At step 1 of the Alice test, courts consider “whether the claims at issue are directed to one of those patent-ineligible concepts.” 573 U.S. at 217. If not, the invention is patent eligible. If the claims are directed to one of those patent-ineligible concepts, courts move onto step 2 of the Alice test to determine whether the claims provide an “inventive concept,” one that “‘transform[s] the nature of the claim’ into a patent-eligible application”—i.e., “an element or combination of elements that is ‘sufficient to ensure that the patent in practice amounts to significantly more than a patent upon the [ineligible concept] itself.’” Id. at 217-218 (quoting Mayo, 566 U.S. at 73).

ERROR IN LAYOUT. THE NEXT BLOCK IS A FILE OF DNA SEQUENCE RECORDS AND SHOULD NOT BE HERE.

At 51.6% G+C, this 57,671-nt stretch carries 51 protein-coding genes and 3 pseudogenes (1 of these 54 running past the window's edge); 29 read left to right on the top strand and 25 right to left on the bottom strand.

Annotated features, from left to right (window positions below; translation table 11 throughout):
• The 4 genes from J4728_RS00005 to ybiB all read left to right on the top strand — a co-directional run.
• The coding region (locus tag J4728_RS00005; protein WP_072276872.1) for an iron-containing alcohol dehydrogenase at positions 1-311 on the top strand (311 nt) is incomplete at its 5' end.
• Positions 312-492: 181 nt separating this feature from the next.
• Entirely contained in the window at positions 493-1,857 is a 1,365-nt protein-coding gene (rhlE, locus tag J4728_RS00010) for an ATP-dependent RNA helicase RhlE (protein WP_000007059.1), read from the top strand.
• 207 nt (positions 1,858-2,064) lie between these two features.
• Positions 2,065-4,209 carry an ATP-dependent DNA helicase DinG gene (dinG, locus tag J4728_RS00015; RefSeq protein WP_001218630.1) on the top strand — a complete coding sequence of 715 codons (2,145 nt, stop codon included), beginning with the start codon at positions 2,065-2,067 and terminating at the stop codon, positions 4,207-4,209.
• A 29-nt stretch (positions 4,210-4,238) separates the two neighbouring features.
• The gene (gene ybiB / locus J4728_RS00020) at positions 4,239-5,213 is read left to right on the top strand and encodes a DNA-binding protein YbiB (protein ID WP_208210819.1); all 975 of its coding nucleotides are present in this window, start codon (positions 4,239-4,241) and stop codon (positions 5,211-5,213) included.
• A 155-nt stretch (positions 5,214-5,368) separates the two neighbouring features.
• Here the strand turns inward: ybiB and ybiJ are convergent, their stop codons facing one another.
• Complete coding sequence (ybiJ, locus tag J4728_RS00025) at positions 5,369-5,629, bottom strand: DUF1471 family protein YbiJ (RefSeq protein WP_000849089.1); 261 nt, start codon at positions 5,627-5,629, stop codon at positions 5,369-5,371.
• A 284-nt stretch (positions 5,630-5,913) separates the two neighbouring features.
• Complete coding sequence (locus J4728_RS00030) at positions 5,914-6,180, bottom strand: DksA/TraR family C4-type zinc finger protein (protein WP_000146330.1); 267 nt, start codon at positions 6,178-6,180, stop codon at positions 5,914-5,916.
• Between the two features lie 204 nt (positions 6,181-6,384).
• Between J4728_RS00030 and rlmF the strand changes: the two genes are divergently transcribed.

Since the Alice ruling, however, both the Federal Circuit and district courts have struggled to apply this test. While judges are tasked with deciding whether an invention is an abstract idea, the Supreme Court has yet to define or clarify precisely what sort of subject matter falls into a patent-ineligible category. Id. at 221 (“In any event, we need not labor to delimit the precise contours of the ‘abstract ideas’ category in this case.”). And, as the Supreme Court itself admitted, “[a]t some level, ‘all inventions. . . embody, use, reflect, rest upon, or apply laws of nature, natural phenomena, or abstract ideas.’” Id. at 217. Without a clear understanding of what falls into the abstract idea category, district courts have strained to consistently conclude what additional elements would be sufficient to constitute an inventive concept.